Information from the Star Tribune and AP

February 15, 2009

'McMansion' era ends in the Twin Cities

According to the Pioneer Press the era of supersized homes in the Twin Cities is coming to an end as consumers spend less and people become more environmentally conscious.

The median home size is predicted to drop 11 percent in 2009 said the Builder's Association of the Twin Cities.

An aging population is also a cause in the decreasing size of homes. Baby boomers prefer smaller ramblers, or town homes.

The ailing economy is causing people to think about what they really need and forcing them to live more modestly.

The "green effect" is causing home builders and buyers to build smaller more efficient homes, which is influencing the median home size in the Twin Cities.

February 8, 2009

Disease detectives in Minnesota are better than in most states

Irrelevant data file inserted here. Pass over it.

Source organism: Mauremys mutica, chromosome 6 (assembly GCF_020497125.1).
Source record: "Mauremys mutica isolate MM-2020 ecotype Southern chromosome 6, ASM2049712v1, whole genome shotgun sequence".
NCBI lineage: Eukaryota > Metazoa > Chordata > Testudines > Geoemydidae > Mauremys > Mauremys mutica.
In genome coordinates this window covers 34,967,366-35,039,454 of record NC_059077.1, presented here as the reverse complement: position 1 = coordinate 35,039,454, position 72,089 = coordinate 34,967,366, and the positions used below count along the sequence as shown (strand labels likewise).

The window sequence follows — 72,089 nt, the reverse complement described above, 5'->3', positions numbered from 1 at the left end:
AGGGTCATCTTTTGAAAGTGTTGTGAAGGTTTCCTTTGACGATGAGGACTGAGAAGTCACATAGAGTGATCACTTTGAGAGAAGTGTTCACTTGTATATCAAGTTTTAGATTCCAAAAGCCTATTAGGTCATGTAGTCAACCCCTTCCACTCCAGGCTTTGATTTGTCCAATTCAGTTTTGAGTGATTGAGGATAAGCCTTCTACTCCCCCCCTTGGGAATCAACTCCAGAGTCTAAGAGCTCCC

The discovery that a nationwide salmonella outbreak occurred as a result of contaminated peanuts was made by Minnesota health officials, who often find outbreaks that no one else does.

Minnesota investigators are often ahead of the game on outbreaks, while other researchers get lead in wrong directions or simply don't even know an outbreak is occurring.

The Star Tribune reported that many experts think because there are so many inconsistencies in food safety around the country the system should be overhauled.

Since 1995 great improvements in tracing outbreaks have been made since DNA has been used to match viruses in different states, allowing officials to know if there are many outbreaks, or just one.